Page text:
• “Pandemics pose a greater international threat in modern times because of forces of globalization, such as increased international transportation speeds and greater social and economic interaction. If an outbreak similar to the 1918 H1N1 influenza occurred today, it would spread around the world more quickly than the H1N1 influenza did in 1918. In 2009, the H1N1 influenza virus spread from Mexico to 42 other countries within the first month of being discovered. In the event of a pandemic, governments could limit international travel to prevent spread of the disease, but it would be impossible to eliminate travel completely.”
            • “Modern medicine and epidemiology limit some of the risks associated with pandemics. Today, there is more general health care available to save lives than existed one hundred years ago. Health care innovations such as intensive care units and extracorporeal membrane oxygenation (ECMO) machines are especially important when responding to pandemics. The progress of modern scientific knowledge was evident when, in 2003, SARS was prevented from developing into a pandemic without the use of vaccines or drugs.”
          • 5.

            “The H5N1 flu virus, often called avian flu, has already killed hundreds of people and is still present in birds around the world. With relatively few genetic changes, the virus could likely become more transmissible between humans (currently transmission between humans is very rare). If avian flu became as transmissible as seasonal flu, it could circulate the world, just as other flu strains do during flu season. The difference is that while typical flu viruses have low case fatality rates, H5N1 has a 50% case fatality rate in healthy people. An H5N1 pandemic could be many times worse than the infamous Spanish flu pandemic of 1918, since that flu had a case fatality rate of only 1-2%. Besides killing many people, the virus would disrupt gatherings of people for school and commerce.” Notes from a conversation with Tom Inglesby on October 2, 2013.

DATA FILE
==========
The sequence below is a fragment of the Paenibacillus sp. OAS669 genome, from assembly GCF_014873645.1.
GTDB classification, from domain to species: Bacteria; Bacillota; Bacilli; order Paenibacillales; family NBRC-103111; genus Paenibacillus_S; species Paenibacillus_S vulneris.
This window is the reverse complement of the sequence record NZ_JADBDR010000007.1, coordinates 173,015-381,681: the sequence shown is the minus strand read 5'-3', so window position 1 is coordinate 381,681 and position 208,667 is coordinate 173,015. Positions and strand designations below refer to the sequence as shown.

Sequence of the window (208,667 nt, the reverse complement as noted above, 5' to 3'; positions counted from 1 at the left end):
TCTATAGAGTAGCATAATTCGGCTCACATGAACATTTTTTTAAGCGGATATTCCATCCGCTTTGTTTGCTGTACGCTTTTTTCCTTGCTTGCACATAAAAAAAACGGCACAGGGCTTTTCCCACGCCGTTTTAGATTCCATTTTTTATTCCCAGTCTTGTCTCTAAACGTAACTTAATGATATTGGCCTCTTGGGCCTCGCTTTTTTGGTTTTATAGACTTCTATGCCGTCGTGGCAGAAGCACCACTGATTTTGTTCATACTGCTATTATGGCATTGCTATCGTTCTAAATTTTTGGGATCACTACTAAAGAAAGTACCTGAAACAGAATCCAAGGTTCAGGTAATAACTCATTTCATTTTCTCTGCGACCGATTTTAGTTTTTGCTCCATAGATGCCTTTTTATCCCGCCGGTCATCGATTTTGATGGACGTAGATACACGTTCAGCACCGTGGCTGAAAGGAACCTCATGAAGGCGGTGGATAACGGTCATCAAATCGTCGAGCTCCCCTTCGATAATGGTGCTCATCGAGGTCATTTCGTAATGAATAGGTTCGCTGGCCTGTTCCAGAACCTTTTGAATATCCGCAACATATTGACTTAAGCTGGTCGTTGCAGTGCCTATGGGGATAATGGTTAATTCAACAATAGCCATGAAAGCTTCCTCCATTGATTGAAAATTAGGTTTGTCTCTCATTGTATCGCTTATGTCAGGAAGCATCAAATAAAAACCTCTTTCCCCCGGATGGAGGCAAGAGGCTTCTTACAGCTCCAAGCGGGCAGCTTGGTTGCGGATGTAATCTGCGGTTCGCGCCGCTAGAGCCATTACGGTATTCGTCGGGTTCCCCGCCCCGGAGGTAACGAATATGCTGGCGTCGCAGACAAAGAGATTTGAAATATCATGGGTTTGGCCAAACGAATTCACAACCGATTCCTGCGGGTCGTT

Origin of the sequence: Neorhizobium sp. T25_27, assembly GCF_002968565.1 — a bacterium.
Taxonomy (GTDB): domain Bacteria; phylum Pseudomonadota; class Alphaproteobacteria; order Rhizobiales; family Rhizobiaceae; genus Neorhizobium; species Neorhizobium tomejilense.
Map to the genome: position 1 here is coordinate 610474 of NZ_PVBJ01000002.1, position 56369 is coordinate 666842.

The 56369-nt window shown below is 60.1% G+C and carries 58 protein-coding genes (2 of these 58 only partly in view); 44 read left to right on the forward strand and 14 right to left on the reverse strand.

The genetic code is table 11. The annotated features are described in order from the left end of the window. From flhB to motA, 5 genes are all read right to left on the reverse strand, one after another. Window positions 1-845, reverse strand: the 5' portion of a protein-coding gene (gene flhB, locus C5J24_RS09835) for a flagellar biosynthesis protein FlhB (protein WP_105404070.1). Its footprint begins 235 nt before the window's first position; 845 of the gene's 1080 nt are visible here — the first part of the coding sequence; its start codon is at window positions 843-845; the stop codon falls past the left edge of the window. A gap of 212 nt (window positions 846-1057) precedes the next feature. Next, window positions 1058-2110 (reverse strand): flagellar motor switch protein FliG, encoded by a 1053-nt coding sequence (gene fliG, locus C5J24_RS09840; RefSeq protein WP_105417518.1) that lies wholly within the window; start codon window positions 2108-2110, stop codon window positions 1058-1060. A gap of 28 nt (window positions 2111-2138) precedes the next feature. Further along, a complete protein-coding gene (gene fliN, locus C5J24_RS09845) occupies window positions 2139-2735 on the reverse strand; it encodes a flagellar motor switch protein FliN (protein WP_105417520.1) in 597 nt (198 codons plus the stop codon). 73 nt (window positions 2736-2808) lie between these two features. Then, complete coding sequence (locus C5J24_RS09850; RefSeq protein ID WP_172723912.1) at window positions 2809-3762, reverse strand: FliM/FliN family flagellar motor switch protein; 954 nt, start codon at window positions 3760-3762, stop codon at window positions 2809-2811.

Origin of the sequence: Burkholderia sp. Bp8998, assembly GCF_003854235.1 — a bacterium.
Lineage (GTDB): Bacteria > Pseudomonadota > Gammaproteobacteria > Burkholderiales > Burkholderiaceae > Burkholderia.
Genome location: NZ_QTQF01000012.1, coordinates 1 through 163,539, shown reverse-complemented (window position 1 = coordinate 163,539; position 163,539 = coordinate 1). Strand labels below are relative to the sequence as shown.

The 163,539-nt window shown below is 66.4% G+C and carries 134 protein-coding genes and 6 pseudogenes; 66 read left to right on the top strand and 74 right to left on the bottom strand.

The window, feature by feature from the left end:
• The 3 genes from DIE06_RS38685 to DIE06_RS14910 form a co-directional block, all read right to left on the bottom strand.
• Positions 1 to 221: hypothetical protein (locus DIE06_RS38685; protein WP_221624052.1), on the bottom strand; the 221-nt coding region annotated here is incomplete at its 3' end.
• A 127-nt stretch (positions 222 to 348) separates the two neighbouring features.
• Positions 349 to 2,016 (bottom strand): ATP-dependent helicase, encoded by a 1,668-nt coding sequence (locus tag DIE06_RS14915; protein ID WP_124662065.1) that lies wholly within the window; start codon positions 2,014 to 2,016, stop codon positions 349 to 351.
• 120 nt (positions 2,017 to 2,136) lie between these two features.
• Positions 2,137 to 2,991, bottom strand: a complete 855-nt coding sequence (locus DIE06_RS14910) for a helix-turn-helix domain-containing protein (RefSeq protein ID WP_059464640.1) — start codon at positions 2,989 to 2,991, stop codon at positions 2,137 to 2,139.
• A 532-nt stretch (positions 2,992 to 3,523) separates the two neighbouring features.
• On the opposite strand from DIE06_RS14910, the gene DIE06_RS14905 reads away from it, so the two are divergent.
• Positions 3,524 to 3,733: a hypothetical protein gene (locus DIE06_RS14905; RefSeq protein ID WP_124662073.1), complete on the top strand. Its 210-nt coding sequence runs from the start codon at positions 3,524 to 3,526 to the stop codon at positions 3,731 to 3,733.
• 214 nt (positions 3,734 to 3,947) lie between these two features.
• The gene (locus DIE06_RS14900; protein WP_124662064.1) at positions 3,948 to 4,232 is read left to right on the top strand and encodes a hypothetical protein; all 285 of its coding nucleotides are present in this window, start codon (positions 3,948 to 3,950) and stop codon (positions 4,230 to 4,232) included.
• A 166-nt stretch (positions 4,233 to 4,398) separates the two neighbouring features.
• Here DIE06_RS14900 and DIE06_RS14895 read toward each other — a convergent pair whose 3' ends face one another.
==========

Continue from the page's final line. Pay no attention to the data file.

• 6.
            • “The risk of biological attack and flu pandemic should be considered to be of indeterminate rather than a specific low probability, because we have little idea how likely these events are. Both have occurred in the past and should be expected to occur again in the future.” Notes from a conversation with Tom Inglesby on October 2, 2013.
            • “Dr. Olsiewski is not aware of any estimates of the likelihood of bioterrorism attacks or
              the estimated risk magnitude.
              However, one can analyze components of bioterrorism risk:
              • Does anyone have the intent to carry out acts of bioterrorism? Evidence about this is difficult to collect, but it seems plausible that people are trying to carry out bioterrorist attacks.
              • Does anyone have the capability to carry out acts of bioterrorism? There is a high number of people with science Ph.D.’s who live all over the world; it is plausible that there are people with the capability to
              commit acts of bioterrorism.
              • Could any government programs lead to bioterrorism? The former Soviet Union had about 20,000 people working in a covert bioweapons program even after it had signed the Biological Weapons Convention (BWC). Some countries still have not signed the BWC.
              Though the level of risk is highly uncertain, it does not appear as if the risk of a bioterrorist attack is any less likely today than it was in 2001.” Notes from a conversation with Paula Olsiewski on July 19, 2013
          • 7.

            “The anthrax letter attacks of 2001 are an example of a noncontagious bioweapons attack on a very small scale. As may have occurred in the case of the anthrax letters, the same actor might be able to make multiple small-scale attacks. The threat of a recurring attack would be very frightening to the public.
            In the 1950s–1970s, nations developed noncontagious bioweapons designed to kill on first exposure that would have had much larger effects than the anthrax letters.